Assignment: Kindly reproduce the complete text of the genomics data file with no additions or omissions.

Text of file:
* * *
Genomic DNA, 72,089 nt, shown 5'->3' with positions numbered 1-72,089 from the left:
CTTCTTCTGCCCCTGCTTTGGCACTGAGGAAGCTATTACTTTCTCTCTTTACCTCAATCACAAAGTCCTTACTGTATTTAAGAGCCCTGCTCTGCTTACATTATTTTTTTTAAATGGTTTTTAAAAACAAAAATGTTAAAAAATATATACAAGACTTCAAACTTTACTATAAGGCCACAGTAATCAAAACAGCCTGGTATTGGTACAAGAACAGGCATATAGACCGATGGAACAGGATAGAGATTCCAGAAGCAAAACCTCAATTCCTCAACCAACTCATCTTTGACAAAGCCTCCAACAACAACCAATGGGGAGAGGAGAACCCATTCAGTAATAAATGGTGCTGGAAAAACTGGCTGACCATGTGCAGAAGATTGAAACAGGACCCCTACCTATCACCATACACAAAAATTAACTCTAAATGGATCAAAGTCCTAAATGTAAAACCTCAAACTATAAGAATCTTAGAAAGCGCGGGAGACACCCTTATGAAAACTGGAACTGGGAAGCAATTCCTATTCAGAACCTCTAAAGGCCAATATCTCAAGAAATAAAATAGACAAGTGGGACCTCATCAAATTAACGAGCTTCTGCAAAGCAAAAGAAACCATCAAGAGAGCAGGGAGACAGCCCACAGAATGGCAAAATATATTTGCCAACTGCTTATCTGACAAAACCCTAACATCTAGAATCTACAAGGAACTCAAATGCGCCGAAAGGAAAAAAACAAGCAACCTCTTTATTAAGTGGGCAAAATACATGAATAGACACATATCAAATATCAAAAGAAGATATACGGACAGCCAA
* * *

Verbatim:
Genomic DNA, 72,089 nt, shown 5'->3' with positions numbered 1-72,089 from the left:
CTTCTTCTGCCCCTGCTTTGGCACTGAGGAAGCTATTACTTTCTCTCTTTACCTCAATCACAAAGTCCTTACTGTATTTAAGAGCCCTGCTCTGCTTACATTATTTTTTTTAAATGGTTTTTAAAAACAAAAATGTTAAAAAATATATACAAGACTTCAAACTTTACTATAAGGCCACAGTAATCAAAACAGCCTGGTATTGGTACAAGAACAGGCATATAGACCGATGGAACAGGATAGAGATTCCAGAAGCAAAACCTCAATTCCTCAACCAACTCATCTTTGACAAAGCCTCCAACAACAACCAATGGGGAGAGGAGAACCCATTCAGTAATAAATGGTGCTGGAAAAACTGGCTGACCATGTGCAGAAGATTGAAACAGGACCCCTACCTATCACCATACACAAAAATTAACTCTAAATGGATCAAAGTCCTAAATGTAAAACCTCAAACTATAAGAATCTTAGAAAGCGCGGGAGACACCCTTATGAAAACTGGAACTGGGAAGCAATTCCTATTCAGAACCTCTAAAGGCCAATATCTCAAGAAATAAAATAGACAAGTGGGACCTCATCAAATTAACGAGCTTCTGCAAAGCAAAAGAAACCATCAAGAGAGCAGGGAGACAGCCCACAGAATGGCAAAATATATTTGCCAACTGCTTATCTGACAAAACCCTAACATCTAGAATCTACAAGGAACTCAAATGCGCCGAAAGGAAAAAAACAAGCAACCTCTTTATTAAGTGGGCAAAATACATGAATAGACACATATCAAATATCAAAAGAAGATATACGGACAGCCAA